In the Name of the Lord: Understanding Blasphemy Laws
Shaykh Ibrahim Mogra serves as an Imam and Scholar of Muslim theology, and appears regularly in print and on television.
In this piece, written for the Spring 2013 edition of Inter-Faith Matters, newsletter of the Edinburgh Inter Faith Association, Shaykh Mogra discusses Blasphemy Laws, a divisive topic that has seen recent protest in Edinburgh.
A number of countries around the world have blasphemy laws. Most of these countries have significant populations of religious people. Some countries like ours, although secular and liberal democracies, also have blasphemy laws. This country has deep rooted connections to Christianity and in turn the blasphemy laws cover only Christianity. Despite this, I, as a Muslim, have no problem with that what so ever. In fact, I have argued against the abolition of our blasphemy laws; especially when the argument of creating equality between religions has been used. I would rather that Christianity in this country continues to be protected by blasphemy laws than not have any such laws – if no other religion is protected then at least Christianity has some protection. Thankfully, in the UK these laws are not utilised to target us as non-Christian people. Unfortunately that is not true of other countries.
I have no problem with what kind of legislation and laws any country’s population want to have in place. Their legislature and their government decides for them. Pakistan’s blasphemy laws are not there to prevent the abuse of the Qur’an and the Messenger Muhammad (peace be upon him) but equally to protect what other religions consider sacred. However my issue is with some recent cases in which these blasphemy laws have been used, or more accurately, misused in Pakistan.
The blasphemy laws of Pakistan are increasingly used to target Christians to oppress them and carry out unacceptable injustices. Some shocking cases have seen Christians prosecuted on the basis of false allegations and false evidence and their homes attacked. Churches have been attacked and burned, something that Islam forbids even in war. One case even had an imam who planted false evidence to get a conviction. Bizarrely, this individual himself set light to the Qur’an with the intention of framing a Christian with the crime. By all means have blasphemy laws if that’s what you want but do not misuse them to target minorities. Of course one cannot condemn a whole nation for the acts of an aberrant individual, but even one case such as this is one too many. It is a disservice to the religion of Islam and to reputation of Pakistan – a nation which declares itself to be an Islamic state.
How can it be morally right to be prepared to frame charges against the innocent and then claim to be acting in the interests of Islam? Salman Taseer – the governor of Punjab – was murdered by his own bodyguard in January 2011 because of his campaign against the blasphemy law. Is taking a life for such a reason ever justifiable in Islam? Clearly not. The letter of Islam seems to have become more important than its spirit.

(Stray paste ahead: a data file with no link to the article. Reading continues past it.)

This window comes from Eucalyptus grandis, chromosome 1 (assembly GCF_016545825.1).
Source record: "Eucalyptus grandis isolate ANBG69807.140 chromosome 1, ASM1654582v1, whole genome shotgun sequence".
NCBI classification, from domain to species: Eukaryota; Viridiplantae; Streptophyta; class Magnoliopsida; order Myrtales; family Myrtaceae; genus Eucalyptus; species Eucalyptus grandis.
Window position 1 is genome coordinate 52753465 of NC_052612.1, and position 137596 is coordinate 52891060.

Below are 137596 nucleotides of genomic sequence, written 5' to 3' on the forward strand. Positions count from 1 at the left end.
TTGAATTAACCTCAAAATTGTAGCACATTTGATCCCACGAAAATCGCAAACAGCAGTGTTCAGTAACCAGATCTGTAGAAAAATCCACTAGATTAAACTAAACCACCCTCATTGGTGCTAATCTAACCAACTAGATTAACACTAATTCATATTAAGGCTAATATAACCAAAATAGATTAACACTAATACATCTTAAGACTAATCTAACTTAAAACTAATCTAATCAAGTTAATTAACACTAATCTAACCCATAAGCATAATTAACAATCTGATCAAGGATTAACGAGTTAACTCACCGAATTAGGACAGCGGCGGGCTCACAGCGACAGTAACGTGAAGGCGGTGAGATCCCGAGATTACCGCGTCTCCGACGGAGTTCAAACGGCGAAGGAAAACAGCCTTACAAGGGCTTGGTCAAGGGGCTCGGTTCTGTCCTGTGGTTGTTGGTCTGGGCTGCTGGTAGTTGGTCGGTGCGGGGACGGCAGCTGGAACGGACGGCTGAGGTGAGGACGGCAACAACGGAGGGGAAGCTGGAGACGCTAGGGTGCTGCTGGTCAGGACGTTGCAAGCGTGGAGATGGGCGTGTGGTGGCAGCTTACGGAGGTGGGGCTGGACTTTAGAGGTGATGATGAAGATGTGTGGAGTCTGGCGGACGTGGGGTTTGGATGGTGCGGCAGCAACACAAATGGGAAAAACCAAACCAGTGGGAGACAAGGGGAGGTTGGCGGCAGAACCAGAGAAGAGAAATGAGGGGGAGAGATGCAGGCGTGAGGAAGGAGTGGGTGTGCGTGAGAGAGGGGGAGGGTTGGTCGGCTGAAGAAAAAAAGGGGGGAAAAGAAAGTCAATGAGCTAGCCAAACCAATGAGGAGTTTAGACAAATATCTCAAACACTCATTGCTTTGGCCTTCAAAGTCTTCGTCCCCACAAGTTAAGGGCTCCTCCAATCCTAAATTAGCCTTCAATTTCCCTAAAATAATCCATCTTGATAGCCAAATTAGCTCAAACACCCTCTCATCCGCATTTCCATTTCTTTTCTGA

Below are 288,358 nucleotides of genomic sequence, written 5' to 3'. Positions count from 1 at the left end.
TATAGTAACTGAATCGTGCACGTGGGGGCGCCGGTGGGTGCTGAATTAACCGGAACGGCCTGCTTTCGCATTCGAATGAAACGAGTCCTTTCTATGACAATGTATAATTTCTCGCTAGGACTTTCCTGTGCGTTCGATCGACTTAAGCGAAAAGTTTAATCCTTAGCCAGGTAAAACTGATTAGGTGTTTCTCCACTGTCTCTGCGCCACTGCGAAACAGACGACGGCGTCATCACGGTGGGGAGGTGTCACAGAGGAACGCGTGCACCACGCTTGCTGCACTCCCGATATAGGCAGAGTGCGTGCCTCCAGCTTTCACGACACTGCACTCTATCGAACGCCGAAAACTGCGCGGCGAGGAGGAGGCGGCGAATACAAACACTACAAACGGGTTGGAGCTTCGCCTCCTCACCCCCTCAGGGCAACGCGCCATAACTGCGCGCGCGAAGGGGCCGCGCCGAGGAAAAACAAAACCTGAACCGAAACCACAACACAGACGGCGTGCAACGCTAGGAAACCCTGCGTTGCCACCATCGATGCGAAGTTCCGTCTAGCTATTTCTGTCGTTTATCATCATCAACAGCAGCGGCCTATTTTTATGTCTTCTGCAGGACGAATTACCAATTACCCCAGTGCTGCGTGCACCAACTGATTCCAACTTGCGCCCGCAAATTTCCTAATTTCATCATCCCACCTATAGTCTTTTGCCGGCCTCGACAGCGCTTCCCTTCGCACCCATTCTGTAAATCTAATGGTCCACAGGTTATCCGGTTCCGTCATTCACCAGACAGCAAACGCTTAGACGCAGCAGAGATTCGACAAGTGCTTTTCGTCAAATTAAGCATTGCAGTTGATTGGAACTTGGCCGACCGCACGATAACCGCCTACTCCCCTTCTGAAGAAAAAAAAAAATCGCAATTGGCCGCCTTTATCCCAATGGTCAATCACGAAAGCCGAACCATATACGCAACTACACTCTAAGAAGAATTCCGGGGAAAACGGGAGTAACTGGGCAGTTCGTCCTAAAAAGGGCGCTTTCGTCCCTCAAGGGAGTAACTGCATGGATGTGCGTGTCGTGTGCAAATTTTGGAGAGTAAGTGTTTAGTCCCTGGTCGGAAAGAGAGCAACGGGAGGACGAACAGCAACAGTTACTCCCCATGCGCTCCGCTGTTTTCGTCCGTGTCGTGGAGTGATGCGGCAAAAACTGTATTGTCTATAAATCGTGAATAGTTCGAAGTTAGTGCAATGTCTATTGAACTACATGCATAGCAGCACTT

It was not always like this. This country has had a much respected Christian Chief Justice – Robert Cornelius – in the 1960s and its air force was staffed with Christians who have risen to highest ranks, many of whom are legends following exploits in the 1965 war. Missionary schools continue to thrive and even within the last decade, in spite of the turmoil, an acting Chief Justice belonged to the nation’s Hindu minority.
Now how much blasphemy against Islam are we Muslims guilty of every day? How many times a day do we neglect the teachings of the Qur’an? Is that not more serious than a non-Muslim desecrating the Qur’an? Since when has it been more important to protect the pages on which the Qur’an is printed than practicing the teachings contained within those pages? How many complete copies of the Qur’an are burned each time in sectarian attacks on mosques? It seems to me that Muslim society in many parts of the world is in a fractured state of mind and is in need of deep self-criticism so that some healing can begin. Some Muslims have demonstrated violently against the burning of the Qur’an yet have never stopped to think that their behaviour is forbidden by the very book whose burning has so angered them. Are the pages more important than the lives that have been lost in the rioting? A pastor burns the Qur’an and thousands of miles away Muslims are dying on the streets in protest. Someone’s father, son, brother, a family bread winner being killed because they believe a blasphemous and sacrilegious crime has been committed – what of their own actions? What of the dependents they leave behind? Is the paper on which scripture is printed more valuable than human life?
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